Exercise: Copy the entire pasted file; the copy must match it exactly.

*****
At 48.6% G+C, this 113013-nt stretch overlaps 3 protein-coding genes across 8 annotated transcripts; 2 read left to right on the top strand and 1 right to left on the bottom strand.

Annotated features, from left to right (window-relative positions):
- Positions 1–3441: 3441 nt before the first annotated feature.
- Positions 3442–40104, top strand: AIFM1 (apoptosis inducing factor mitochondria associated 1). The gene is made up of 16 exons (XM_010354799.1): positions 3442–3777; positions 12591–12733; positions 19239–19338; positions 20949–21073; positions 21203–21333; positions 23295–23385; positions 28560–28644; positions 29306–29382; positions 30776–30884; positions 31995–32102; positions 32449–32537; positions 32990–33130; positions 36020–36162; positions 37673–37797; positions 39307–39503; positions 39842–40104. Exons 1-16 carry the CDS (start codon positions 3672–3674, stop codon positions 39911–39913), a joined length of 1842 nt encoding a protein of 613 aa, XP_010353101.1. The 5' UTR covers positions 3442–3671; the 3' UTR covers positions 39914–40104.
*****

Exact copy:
At 48.6% G+C, this 113013-nt stretch overlaps 3 protein-coding genes across 8 annotated transcripts; 2 read left to right on the top strand and 1 right to left on the bottom strand.

Annotated features, from left to right (window-relative positions):
- Positions 1–3441: 3441 nt before the first annotated feature.
- Positions 3442–40104, top strand: AIFM1 (apoptosis inducing factor mitochondria associated 1). The gene is made up of 16 exons (XM_010354799.1): positions 3442–3777; positions 12591–12733; positions 19239–19338; positions 20949–21073; positions 21203–21333; positions 23295–23385; positions 28560–28644; positions 29306–29382; positions 30776–30884; positions 31995–32102; positions 32449–32537; positions 32990–33130; positions 36020–36162; positions 37673–37797; positions 39307–39503; positions 39842–40104. Exons 1-16 carry the CDS (start codon positions 3672–3674, stop codon positions 39911–39913), a joined length of 1842 nt encoding a protein of 613 aa, XP_010353101.1. The 5' UTR covers positions 3442–3671; the 3' UTR covers positions 39914–40104.